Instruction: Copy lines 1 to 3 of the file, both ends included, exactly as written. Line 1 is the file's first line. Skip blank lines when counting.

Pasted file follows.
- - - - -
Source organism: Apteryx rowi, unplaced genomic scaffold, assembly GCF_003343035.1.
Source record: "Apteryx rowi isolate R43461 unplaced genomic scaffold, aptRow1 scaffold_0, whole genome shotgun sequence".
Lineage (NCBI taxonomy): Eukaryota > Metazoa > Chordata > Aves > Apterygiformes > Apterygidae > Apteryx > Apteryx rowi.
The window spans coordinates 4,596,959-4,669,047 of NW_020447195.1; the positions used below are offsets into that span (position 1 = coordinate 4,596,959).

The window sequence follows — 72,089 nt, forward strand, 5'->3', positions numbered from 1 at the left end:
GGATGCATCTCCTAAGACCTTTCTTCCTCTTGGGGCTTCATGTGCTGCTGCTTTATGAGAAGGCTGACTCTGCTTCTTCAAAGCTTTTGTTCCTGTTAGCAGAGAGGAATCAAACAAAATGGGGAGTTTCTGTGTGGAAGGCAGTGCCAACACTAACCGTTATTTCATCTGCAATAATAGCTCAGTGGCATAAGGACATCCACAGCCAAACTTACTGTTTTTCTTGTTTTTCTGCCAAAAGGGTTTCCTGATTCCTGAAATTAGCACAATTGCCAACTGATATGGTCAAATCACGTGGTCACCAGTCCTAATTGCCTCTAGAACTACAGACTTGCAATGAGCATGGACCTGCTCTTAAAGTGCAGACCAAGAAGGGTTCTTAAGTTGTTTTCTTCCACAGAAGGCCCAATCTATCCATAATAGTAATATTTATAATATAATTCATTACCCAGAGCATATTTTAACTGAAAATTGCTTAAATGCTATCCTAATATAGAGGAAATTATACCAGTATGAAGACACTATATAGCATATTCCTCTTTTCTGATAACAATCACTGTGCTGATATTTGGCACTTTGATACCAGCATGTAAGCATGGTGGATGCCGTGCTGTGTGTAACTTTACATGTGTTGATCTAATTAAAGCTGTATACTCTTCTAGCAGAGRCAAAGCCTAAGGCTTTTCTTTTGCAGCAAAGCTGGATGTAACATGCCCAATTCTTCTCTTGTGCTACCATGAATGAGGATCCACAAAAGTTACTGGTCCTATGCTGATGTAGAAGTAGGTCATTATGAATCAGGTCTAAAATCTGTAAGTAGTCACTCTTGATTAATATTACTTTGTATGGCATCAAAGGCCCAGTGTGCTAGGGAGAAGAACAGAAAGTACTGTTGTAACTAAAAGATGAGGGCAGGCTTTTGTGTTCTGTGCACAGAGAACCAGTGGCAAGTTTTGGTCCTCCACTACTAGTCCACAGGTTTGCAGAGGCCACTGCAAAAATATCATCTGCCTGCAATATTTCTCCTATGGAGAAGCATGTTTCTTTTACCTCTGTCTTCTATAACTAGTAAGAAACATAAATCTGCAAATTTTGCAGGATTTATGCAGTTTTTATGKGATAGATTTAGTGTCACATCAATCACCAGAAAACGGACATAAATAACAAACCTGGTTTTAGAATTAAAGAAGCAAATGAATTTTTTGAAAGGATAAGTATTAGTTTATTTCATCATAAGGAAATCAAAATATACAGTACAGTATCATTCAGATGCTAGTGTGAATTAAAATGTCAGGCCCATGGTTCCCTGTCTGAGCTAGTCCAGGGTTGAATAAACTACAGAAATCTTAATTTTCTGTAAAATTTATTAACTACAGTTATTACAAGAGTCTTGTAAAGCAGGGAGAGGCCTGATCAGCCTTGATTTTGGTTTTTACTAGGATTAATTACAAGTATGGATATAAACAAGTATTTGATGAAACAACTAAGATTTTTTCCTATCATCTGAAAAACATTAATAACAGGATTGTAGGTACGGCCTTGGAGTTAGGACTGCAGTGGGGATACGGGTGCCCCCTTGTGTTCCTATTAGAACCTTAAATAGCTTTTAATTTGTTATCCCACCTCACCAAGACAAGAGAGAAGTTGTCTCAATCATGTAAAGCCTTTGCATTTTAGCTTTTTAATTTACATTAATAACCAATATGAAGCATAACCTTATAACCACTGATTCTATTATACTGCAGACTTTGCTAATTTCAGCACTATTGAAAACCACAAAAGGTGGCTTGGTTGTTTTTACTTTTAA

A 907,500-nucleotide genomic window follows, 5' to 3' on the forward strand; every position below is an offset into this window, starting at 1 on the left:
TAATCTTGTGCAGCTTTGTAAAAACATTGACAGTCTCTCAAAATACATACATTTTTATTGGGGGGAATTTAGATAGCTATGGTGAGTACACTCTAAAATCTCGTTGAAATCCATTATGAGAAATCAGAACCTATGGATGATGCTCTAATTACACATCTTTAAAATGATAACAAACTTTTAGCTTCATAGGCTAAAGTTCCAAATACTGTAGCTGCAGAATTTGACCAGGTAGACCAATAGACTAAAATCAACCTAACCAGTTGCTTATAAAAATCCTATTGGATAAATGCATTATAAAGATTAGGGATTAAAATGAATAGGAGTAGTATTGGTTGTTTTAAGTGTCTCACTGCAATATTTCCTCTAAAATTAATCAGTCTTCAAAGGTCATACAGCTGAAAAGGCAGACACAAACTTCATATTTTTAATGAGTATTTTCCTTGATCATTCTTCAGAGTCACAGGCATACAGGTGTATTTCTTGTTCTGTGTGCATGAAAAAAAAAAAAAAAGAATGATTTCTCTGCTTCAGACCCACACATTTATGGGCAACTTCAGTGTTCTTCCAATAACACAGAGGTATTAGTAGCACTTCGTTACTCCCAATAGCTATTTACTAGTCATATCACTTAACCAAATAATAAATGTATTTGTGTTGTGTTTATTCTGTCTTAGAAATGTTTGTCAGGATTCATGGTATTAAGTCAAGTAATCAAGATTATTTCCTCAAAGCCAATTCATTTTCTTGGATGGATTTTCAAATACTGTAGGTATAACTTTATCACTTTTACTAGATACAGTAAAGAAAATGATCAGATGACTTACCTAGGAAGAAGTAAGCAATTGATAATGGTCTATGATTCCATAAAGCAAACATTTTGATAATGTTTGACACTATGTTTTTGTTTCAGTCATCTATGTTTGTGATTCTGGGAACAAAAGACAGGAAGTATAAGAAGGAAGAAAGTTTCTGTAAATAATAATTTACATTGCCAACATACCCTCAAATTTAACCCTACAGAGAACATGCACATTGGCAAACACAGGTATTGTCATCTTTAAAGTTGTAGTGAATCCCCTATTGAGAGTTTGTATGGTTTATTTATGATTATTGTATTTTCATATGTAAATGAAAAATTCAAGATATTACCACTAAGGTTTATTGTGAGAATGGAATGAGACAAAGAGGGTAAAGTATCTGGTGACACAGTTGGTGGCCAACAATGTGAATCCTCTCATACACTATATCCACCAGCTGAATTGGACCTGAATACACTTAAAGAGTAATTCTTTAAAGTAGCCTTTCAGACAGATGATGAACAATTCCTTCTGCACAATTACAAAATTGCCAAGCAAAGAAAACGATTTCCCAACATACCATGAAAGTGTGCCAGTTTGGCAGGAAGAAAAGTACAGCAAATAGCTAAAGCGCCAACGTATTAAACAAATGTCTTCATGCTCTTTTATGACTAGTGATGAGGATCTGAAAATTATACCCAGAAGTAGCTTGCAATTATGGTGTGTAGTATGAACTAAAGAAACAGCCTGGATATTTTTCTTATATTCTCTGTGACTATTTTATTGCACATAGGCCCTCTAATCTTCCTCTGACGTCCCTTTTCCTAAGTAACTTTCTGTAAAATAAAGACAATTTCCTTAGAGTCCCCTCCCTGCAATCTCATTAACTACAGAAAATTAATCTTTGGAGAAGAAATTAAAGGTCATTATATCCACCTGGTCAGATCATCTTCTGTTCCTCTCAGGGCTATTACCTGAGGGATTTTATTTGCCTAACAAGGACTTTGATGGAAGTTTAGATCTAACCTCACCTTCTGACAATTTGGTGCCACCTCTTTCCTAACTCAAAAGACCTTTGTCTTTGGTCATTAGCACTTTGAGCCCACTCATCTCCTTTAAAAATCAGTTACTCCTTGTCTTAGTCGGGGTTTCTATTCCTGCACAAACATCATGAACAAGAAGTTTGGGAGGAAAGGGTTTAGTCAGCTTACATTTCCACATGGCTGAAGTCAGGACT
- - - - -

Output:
Source organism: Apteryx rowi, unplaced genomic scaffold, assembly GCF_003343035.1.
Source record: "Apteryx rowi isolate R43461 unplaced genomic scaffold, aptRow1 scaffold_0, whole genome shotgun sequence".
Lineage (NCBI taxonomy): Eukaryota > Metazoa > Chordata > Aves > Apterygiformes > Apterygidae > Apteryx > Apteryx rowi.